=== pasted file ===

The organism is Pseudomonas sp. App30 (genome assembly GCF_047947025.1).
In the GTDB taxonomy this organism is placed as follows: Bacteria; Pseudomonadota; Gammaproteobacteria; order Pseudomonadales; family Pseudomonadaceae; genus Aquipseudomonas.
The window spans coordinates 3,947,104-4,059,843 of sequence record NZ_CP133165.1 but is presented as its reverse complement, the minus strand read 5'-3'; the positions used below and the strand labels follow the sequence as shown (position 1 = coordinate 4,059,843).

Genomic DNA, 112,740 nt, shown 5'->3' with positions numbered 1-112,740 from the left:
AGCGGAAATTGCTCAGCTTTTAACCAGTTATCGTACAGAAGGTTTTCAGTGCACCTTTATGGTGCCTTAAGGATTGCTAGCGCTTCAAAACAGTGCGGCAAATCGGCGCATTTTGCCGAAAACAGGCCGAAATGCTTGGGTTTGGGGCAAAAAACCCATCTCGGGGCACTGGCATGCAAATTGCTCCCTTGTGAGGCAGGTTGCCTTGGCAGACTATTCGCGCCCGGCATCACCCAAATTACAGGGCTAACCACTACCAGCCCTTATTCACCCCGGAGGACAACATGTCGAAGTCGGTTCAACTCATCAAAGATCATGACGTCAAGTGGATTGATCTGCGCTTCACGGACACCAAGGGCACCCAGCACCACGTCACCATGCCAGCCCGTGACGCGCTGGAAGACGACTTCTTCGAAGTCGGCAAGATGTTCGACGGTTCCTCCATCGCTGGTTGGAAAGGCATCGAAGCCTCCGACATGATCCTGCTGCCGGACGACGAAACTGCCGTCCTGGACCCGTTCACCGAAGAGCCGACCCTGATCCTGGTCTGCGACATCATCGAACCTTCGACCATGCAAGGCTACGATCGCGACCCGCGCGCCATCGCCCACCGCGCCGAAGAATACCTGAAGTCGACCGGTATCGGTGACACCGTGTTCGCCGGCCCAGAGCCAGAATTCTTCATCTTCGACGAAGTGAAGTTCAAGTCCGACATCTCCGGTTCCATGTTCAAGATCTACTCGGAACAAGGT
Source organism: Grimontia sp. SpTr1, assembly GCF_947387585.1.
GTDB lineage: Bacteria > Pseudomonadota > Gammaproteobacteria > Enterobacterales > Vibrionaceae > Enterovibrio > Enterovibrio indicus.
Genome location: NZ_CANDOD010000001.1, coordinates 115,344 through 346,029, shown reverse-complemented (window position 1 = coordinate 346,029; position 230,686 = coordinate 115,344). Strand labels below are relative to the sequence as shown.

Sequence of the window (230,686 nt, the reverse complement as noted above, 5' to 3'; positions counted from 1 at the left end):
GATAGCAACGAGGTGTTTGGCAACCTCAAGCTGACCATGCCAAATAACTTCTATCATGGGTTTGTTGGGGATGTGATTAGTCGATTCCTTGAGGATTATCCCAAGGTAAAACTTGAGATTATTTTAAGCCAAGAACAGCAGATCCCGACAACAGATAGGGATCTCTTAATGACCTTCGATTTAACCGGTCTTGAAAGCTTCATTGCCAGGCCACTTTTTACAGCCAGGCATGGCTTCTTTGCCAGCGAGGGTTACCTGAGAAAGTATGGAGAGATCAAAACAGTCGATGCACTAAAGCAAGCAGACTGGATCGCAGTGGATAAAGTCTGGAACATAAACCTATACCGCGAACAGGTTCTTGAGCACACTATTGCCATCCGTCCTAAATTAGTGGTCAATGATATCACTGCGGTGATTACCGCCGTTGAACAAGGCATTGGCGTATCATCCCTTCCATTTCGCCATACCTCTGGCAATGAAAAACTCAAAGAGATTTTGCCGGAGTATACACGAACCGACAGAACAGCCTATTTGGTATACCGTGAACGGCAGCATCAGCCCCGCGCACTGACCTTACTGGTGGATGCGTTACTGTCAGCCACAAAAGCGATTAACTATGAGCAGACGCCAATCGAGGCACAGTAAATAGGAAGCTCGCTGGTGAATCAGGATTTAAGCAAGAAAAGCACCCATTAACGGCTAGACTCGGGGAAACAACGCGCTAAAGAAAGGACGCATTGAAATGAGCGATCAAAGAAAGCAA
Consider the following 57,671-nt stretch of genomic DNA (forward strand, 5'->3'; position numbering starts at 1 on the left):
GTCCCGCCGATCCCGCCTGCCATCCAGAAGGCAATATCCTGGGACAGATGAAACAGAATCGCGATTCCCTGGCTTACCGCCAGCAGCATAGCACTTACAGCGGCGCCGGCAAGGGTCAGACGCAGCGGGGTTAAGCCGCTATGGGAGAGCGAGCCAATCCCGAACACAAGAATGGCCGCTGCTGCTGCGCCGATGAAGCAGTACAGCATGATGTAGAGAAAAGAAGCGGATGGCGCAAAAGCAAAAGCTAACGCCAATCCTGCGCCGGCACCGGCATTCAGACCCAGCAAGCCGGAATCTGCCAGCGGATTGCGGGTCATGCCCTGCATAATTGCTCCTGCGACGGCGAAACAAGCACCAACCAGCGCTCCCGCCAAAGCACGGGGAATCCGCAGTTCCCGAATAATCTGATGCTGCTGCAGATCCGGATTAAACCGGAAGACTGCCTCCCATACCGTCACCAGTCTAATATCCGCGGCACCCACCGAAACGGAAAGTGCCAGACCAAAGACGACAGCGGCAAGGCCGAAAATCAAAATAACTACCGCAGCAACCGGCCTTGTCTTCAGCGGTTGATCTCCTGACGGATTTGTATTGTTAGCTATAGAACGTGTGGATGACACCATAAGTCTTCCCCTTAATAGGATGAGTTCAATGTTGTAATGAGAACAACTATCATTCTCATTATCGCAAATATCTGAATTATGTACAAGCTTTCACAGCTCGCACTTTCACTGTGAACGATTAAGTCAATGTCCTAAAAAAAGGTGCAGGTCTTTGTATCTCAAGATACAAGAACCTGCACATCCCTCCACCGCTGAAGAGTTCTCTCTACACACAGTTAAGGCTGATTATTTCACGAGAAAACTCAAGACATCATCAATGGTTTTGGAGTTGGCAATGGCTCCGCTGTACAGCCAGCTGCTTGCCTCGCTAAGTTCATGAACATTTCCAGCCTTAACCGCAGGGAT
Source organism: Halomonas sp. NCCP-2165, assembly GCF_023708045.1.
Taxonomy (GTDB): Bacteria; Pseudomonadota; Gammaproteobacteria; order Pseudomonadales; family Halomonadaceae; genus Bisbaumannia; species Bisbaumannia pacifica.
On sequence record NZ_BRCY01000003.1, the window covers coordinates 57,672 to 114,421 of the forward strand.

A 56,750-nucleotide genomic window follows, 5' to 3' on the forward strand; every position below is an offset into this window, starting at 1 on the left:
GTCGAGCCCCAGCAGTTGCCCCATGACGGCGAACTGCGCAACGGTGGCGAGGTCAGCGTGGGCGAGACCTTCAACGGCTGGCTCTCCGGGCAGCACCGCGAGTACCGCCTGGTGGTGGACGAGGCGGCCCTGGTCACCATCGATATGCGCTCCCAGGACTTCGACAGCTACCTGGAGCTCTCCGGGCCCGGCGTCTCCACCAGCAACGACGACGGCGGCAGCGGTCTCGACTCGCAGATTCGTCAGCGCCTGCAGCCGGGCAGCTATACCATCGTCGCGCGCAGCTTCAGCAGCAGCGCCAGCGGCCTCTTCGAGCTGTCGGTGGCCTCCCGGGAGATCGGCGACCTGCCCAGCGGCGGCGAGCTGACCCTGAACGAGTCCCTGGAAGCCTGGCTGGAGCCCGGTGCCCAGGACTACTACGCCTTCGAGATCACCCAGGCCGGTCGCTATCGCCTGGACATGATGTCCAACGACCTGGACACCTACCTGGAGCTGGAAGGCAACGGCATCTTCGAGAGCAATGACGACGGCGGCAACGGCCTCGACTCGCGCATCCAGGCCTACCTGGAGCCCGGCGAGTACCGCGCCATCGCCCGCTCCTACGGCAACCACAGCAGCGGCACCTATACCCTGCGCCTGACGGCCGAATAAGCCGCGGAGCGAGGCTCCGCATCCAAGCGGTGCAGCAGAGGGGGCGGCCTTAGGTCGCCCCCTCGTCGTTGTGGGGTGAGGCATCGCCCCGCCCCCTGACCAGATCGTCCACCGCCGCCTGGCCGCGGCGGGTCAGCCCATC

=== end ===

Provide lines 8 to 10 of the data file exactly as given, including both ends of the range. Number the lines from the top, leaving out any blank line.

Genome location: NZ_CANDOD010000001.1, coordinates 115,344 through 346,029, shown reverse-complemented (window position 1 = coordinate 346,029; position 230,686 = coordinate 115,344). Strand labels below are relative to the sequence as shown.

Sequence of the window (230,686 nt, the reverse complement as noted above, 5' to 3'; positions counted from 1 at the left end):
GATAGCAACGAGGTGTTTGGCAACCTCAAGCTGACCATGCCAAATAACTTCTATCATGGGTTTGTTGGGGATGTGATTAGTCGATTCCTTGAGGATTATCCCAAGGTAAAACTTGAGATTATTTTAAGCCAAGAACAGCAGATCCCGACAACAGATAGGGATCTCTTAATGACCTTCGATTTAACCGGTCTTGAAAGCTTCATTGCCAGGCCACTTTTTACAGCCAGGCATGGCTTCTTTGCCAGCGAGGGTTACCTGAGAAAGTATGGAGAGATCAAAACAGTCGATGCACTAAAGCAAGCAGACTGGATCGCAGTGGATAAAGTCTGGAACATAAACCTATACCGCGAACAGGTTCTTGAGCACACTATTGCCATCCGTCCTAAATTAGTGGTCAATGATATCACTGCGGTGATTACCGCCGTTGAACAAGGCATTGGCGTATCATCCCTTCCATTTCGCCATACCTCTGGCAATGAAAAACTCAAAGAGATTTTGCCGGAGTATACACGAACCGACAGAACAGCCTATTTGGTATACCGTGAACGGCAGCATCAGCCCCGCGCACTGACCTTACTGGTGGATGCGTTACTGTCAGCCACAAAAGCGATTAACTATGAGCAGACGCCAATCGAGGCACAGTAAATAGGAAGCTCGCTGGTGAATCAGGATTTAAGCAAGAAAAGCACCCATTAACGGCTAGACTCGGGGAAACAACGCGCTAAAGAAAGGACGCATTGAAATGAGCGATCAAAGAAAGCAA